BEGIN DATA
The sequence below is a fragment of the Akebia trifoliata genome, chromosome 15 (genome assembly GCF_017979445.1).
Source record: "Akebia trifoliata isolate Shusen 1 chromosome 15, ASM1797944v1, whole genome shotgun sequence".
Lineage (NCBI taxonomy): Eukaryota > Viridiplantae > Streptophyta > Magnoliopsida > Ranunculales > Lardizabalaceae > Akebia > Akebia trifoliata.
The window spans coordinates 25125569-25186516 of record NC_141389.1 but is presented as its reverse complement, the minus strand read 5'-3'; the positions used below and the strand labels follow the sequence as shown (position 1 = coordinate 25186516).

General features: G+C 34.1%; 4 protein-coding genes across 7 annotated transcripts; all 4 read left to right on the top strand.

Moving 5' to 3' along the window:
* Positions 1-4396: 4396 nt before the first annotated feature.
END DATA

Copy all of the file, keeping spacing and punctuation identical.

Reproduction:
The sequence below is a fragment of the Akebia trifoliata genome, chromosome 15 (genome assembly GCF_017979445.1).
Source record: "Akebia trifoliata isolate Shusen 1 chromosome 15, ASM1797944v1, whole genome shotgun sequence".
Lineage (NCBI taxonomy): Eukaryota > Viridiplantae > Streptophyta > Magnoliopsida > Ranunculales > Lardizabalaceae > Akebia > Akebia trifoliata.
The window spans coordinates 25125569-25186516 of record NC_141389.1 but is presented as its reverse complement, the minus strand read 5'-3'; the positions used below and the strand labels follow the sequence as shown (position 1 = coordinate 25186516).

General features: G+C 34.1%; 4 protein-coding genes across 7 annotated transcripts; all 4 read left to right on the top strand.

Moving 5' to 3' along the window:
* Positions 1-4396: 4396 nt before the first annotated feature.